In the post-GFC world of supposedly chastened laissez-faire capitalism, awareness of consequences posed by these interconnected risks is playing a part in the design of new regulatory apparatus.
Human rights standards are endemic in all of these risk categories and as such the nature of their interrelationship with the global economy is critical.
In this regard, perspective is everything. Thus, it is fundamentally important to recognise that human rights represent more ends than means. With the economy, it is the other way around.
At their barest minimum human rights are the features of an individual's life lived with irreducible levels of safety, comfort, freedom, dignity and respect. And beyond the individual, collectively, they constitute integral components of the health, order and good governance of whole national and international communities.
The various goals of the global economy on the other hand are not pursued for their own ends, but rather as means - almost invariably, essential means - to achieve broad social and personal ends, including such self-actualising ends as human rights prescribe.
Importantly, beyond just human rights advocates, this is a view that is getting traction with economists and key players in the global economy.
The deepening and widening of the global economy are not ends in themselves; rather they are activities that serve other, broader ends. The provision of economic aid, the expansion of global trade and establishment and the development of commercially robust economies are mechanisms for stimulating chain reactions that increase individual and aggregate wealth, alleviate poverty, promote opportunities and freedoms, and strengthen governance. Thereby the objectives of human rights are served.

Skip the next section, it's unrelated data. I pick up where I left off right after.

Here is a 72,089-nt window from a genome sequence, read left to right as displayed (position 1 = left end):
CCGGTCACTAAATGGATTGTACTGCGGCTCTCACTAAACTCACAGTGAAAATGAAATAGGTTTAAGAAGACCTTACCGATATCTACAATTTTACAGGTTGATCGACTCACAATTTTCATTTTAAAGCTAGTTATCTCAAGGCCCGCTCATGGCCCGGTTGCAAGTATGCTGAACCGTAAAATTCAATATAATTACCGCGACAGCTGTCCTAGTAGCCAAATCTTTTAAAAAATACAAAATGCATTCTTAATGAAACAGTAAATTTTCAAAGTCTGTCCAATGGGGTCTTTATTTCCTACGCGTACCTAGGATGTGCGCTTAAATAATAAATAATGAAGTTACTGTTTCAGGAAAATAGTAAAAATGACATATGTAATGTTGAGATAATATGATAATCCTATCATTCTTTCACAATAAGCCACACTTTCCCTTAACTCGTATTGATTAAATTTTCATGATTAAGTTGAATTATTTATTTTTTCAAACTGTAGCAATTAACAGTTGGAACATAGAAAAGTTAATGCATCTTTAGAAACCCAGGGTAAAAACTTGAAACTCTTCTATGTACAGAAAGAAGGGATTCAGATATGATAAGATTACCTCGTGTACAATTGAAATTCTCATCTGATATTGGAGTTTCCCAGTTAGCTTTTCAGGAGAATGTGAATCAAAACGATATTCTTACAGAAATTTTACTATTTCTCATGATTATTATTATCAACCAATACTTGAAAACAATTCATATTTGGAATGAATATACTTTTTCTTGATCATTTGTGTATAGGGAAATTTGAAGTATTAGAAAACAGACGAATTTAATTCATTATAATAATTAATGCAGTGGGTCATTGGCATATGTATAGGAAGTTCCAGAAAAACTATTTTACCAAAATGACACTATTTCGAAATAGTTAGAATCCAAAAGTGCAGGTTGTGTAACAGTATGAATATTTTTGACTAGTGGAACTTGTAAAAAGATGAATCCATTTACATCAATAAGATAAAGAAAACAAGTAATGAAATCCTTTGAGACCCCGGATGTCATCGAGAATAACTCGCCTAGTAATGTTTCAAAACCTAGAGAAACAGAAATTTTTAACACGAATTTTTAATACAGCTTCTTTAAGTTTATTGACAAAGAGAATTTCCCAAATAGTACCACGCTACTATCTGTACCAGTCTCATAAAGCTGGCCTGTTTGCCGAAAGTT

That said, it is vital in this debate to chasten the extremes.
On the one hand, too much must not be demanded of the economy. The human rights lobby must not over-reach itself in terms both of what human rights can legitimately claim and what the global economy can sustainably deliver. The quest is to civilise the economy, not obliterate it.
On the other hand, human rights can and do usefully aid economic ends. Nobel prize winning economist Amartya Sen's seminal work on the two-way relationship between (economic) development and (political) freedom eloquently and convincingly argues the case for just such instrumentalism.
Effective management of this circular interdependency of human rights and the global economy relies on the exercise of earnest political will in both domestic and international forums.
Of course the mediation of public power by government authorities is subject to all sorts of private influences and vested interests. Regarding the economy, trade liberalists, corporations, and states themselves have many views, as to which levers to pull, how, when and why. But whatever these opinions might be, no appeal can be legitimately made to the need to prefer the economy over human rights.
The protection and promotion of human rights are not optional extras in the political economy. Such tasks constitute the very fabric of what legitimises government and provides meaning and object for the nourishment of robust economic relations.
Not economic myopia, nor political expediency, nor moral cowardice can ever excuse, let alone justify, treating human rights in any way less than as the principles upon which human beings are together bound, and individually respected.
Since the dawn of the modern globalised age of human rights after the Second World War, not only has the presence and stature of human rights grown tremendously in the laws and relations within and between states, but their integration into the operations and even design of global economic intercourse has been made increasingly relevant and apparent.
Despite differences of opinion as to levels of responsibility what is certain is that global economic relations cannot be somehow quarantined from apparently non-economic concerns like human rights standards.
The task before us is how to reconcile differences and create consensus, without undermining the principle that respect for human rights is the ultimate foundation upon which rests the legitimacy of the actions of our governments, our international institutions, our corporations and business enterprises, our organs of civil society, and ourselves.
This essay comprises edited extracts from David Kinley's recent book - Civilising Globalisation: Human Rights and the Global Economy- and was published on ABC's Unleashed.